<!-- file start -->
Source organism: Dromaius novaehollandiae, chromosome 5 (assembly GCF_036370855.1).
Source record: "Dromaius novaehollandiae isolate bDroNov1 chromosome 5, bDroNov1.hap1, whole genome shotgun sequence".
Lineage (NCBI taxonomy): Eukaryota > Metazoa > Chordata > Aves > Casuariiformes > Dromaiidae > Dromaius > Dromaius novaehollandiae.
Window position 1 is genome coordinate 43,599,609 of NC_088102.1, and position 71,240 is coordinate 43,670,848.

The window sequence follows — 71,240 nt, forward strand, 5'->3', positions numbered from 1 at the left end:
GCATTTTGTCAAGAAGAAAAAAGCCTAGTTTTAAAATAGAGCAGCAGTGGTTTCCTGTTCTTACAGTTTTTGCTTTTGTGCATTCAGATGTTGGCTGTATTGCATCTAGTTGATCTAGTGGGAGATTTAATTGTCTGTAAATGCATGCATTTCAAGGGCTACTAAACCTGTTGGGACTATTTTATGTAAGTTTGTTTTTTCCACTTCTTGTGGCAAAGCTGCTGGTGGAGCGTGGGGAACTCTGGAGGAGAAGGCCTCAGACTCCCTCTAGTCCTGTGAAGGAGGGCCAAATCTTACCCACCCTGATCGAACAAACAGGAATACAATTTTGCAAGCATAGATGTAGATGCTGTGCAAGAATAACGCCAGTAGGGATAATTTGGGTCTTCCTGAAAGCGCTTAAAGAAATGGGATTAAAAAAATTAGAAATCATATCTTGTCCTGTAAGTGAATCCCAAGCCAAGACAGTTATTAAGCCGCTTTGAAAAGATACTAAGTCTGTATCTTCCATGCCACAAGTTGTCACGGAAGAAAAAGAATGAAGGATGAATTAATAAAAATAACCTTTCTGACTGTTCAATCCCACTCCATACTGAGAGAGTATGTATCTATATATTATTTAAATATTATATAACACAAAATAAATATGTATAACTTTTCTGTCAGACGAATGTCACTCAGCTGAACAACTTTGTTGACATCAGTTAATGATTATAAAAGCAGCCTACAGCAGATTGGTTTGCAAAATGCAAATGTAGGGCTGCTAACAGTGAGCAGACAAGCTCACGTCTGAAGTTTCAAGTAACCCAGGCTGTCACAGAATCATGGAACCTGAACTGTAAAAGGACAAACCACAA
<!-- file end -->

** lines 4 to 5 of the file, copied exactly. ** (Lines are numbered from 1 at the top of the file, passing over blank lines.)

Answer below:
Window position 1 is genome coordinate 43,599,609 of NC_088102.1, and position 71,240 is coordinate 43,670,848.

The window sequence follows — 71,240 nt, forward strand, 5'->3', positions numbered from 1 at the left end: